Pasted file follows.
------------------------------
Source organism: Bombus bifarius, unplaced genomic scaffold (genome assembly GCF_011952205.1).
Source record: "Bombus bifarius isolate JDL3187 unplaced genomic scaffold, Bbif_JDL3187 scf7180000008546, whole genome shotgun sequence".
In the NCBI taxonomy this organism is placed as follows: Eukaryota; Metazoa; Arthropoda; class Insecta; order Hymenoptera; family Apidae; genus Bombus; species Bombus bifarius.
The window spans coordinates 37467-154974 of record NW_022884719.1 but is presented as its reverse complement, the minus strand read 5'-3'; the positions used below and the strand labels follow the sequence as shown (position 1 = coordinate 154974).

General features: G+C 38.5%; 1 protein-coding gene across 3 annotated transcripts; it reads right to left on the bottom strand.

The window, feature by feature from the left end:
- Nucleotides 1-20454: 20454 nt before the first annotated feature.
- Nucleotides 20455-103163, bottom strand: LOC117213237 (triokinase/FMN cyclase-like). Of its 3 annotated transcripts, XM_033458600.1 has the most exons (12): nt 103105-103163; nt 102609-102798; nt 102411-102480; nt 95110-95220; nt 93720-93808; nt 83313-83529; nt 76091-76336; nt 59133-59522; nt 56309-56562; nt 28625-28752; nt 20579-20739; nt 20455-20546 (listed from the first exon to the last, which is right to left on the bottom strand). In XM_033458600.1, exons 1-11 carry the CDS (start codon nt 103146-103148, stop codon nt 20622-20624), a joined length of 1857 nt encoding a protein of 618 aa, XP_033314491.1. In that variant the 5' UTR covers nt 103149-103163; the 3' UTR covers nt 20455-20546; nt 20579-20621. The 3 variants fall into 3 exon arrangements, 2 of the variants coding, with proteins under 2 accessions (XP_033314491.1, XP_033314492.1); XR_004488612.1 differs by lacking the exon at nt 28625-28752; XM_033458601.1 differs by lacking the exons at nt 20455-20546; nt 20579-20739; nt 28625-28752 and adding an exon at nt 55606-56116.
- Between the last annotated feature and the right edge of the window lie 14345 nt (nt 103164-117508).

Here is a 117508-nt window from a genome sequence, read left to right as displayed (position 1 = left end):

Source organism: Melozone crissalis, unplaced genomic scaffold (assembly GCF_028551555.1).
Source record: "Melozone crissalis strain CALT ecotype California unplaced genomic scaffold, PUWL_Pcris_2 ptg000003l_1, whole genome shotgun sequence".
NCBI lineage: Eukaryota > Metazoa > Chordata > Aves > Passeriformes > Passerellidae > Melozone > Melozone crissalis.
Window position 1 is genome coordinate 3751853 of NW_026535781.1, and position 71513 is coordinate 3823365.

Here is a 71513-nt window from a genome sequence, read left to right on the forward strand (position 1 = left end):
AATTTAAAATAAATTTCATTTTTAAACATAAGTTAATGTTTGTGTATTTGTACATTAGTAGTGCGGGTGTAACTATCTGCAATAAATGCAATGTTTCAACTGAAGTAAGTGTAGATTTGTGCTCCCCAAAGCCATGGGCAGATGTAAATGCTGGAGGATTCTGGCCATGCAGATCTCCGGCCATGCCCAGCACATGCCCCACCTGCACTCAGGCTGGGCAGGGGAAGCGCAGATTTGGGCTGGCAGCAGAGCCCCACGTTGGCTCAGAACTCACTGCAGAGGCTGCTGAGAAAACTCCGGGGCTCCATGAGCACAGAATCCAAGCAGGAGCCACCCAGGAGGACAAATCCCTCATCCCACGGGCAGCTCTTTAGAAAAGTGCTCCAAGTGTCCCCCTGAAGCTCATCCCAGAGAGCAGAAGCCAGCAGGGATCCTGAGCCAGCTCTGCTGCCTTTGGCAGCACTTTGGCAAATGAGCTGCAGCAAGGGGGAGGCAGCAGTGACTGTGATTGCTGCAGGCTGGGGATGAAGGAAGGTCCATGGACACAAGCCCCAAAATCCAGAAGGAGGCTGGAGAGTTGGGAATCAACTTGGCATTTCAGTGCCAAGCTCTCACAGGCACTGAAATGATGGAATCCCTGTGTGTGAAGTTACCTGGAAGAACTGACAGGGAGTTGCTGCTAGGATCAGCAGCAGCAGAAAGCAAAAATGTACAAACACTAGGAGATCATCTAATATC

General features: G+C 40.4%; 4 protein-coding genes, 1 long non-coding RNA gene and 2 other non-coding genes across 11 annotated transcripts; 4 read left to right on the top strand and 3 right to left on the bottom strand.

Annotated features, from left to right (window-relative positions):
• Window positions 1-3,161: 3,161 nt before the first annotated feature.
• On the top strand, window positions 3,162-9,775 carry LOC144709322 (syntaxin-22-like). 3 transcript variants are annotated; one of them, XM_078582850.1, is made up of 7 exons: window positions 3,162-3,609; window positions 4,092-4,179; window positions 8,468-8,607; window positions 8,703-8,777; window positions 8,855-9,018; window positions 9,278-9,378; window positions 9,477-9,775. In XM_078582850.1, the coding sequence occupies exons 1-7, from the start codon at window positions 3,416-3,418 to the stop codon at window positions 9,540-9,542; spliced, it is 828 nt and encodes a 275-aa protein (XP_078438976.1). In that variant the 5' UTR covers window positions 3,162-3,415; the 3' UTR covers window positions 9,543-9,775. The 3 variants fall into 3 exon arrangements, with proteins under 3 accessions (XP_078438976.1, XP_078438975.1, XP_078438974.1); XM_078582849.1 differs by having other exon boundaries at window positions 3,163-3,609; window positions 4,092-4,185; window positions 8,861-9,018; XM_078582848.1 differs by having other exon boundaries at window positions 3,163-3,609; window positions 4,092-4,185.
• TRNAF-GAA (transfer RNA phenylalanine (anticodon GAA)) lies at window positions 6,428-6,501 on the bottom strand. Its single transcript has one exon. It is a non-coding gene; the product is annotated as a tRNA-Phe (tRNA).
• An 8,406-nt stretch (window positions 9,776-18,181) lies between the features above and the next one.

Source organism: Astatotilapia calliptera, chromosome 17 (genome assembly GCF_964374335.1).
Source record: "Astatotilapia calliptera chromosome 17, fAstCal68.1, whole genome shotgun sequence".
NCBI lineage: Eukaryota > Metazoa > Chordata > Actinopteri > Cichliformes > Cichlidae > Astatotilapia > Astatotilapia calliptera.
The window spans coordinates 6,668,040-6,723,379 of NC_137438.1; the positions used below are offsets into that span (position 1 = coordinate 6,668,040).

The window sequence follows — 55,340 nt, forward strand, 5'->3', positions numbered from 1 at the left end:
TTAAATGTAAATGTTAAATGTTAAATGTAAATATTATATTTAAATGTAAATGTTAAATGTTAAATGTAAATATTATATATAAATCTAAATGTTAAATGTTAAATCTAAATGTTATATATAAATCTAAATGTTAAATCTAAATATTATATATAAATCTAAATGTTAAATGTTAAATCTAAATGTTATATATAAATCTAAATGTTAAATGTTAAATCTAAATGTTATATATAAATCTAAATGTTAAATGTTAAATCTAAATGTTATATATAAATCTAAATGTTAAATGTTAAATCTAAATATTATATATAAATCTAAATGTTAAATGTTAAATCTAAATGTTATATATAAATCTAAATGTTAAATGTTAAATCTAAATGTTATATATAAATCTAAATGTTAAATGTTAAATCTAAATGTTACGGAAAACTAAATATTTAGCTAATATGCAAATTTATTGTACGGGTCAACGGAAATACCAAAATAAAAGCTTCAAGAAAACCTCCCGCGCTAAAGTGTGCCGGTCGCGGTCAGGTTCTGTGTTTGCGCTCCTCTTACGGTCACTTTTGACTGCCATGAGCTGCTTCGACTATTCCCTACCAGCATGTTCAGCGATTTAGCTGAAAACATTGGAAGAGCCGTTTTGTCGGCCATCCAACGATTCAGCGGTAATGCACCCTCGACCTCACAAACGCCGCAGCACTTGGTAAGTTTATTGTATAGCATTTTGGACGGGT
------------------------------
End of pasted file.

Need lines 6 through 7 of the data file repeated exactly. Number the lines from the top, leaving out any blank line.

The window, feature by feature from the left end:
- Nucleotides 1-20454: 20454 nt before the first annotated feature.